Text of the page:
Mouse-over the image to zoom in
Measles was recognized as a disease entity during the sixteenth century. It first made its appearance in Australia in 1850, being introduced by the ship Persian and as far as can be ascertained, it reached New South Wales in 1853.
Prior to the 1900’s the death rate may well have exceeded 11 per cent. The mortality in 1912 at the Coast Hospital was 9.7 per cent, and in 1920 was no less than 11.3 per cent. That year 550 cases were admitted to the hospital of whom sixty-two died.
The most frequent causes of death, according to the hospital reports, was broncho-pneumonia and toxicity, with encephalitis appearing occasionally It is interesting that the highest death rates in Australia corresponded to a certain extent with the years of highest death rate in England and that the infection was without doubt introduced from England.
These days [ed: early 1960s] the complications of broncho-pneumonia and middie ear infection occurring in the course of measles are amenable to antibiotics that this major source of mortality is largely controllable. Cases of measles encephalitis however are still seen, and these form a small proportion of the measles admissions to the hospital.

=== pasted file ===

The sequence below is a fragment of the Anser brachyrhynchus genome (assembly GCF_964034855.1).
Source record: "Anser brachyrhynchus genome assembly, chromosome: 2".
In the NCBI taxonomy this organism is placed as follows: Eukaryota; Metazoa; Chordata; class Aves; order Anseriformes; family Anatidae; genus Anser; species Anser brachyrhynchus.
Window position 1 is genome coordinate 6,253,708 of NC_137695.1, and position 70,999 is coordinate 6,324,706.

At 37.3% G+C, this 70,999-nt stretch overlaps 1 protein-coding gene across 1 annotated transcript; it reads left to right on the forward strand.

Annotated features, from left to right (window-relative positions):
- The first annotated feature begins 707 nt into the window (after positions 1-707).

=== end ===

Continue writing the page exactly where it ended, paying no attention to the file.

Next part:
The Australian Government has a comprehensive vaccination program for most childhood diseases. The Australian National Immunisation Program (NIP) has included a measles vaccination since the mid-1970s, though it had been offered by the states and territories for several years prior to this.
The NIP first included measles mumps-rubella (MMR) vaccine in 1989. The NIP provides MMR vaccine for infants and a combined MMR-varicella (MMR-V) vaccine for young children.
Australia was declared free of measles in 2014, which means that there is no ongoing local transmission of measles within the population (although the infection can still be brought in from overseas), and a system is in place to detect cases. Although measles is now uncommon in Australia, vaccination is still important because travellers can be infected while overseas, and can carry the virus back to Australia. Because measles is so contagious, most of the population needs to be immune to measles to stop it spreading.
In 2017, 93% of Australian 2 year olds were fully vaccinated against measles; however, vaccination rates vary by where a child lives.